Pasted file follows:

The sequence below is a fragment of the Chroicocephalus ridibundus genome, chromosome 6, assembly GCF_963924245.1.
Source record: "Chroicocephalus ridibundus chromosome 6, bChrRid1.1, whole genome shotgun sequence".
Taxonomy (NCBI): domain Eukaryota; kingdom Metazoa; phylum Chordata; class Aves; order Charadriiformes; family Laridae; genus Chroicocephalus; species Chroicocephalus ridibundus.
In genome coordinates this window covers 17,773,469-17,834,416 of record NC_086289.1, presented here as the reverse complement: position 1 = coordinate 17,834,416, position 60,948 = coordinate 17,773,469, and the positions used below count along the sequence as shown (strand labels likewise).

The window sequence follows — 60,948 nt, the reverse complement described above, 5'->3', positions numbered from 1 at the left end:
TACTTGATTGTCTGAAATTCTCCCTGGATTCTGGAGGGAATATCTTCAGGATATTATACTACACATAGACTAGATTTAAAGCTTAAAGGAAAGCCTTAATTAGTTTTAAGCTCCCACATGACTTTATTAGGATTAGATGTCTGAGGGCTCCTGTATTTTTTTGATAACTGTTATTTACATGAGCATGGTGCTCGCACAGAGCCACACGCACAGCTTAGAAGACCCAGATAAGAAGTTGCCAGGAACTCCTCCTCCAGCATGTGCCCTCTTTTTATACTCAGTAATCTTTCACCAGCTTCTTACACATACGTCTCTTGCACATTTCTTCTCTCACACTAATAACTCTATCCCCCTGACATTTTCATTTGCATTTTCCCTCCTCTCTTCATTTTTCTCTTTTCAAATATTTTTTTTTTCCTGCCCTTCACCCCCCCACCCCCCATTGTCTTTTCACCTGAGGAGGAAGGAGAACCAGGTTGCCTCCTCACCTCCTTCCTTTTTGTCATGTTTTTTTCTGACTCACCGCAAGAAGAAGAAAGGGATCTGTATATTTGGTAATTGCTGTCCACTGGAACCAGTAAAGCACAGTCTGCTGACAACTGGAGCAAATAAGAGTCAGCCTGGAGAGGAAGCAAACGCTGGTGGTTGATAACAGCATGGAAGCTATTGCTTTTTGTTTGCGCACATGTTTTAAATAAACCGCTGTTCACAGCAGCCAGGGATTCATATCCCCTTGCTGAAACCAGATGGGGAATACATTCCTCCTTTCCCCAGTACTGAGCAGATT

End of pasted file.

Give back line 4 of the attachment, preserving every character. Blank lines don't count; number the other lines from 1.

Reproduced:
In genome coordinates this window covers 17,773,469-17,834,416 of record NC_086289.1, presented here as the reverse complement: position 1 = coordinate 17,834,416, position 60,948 = coordinate 17,773,469, and the positions used below count along the sequence as shown (strand labels likewise).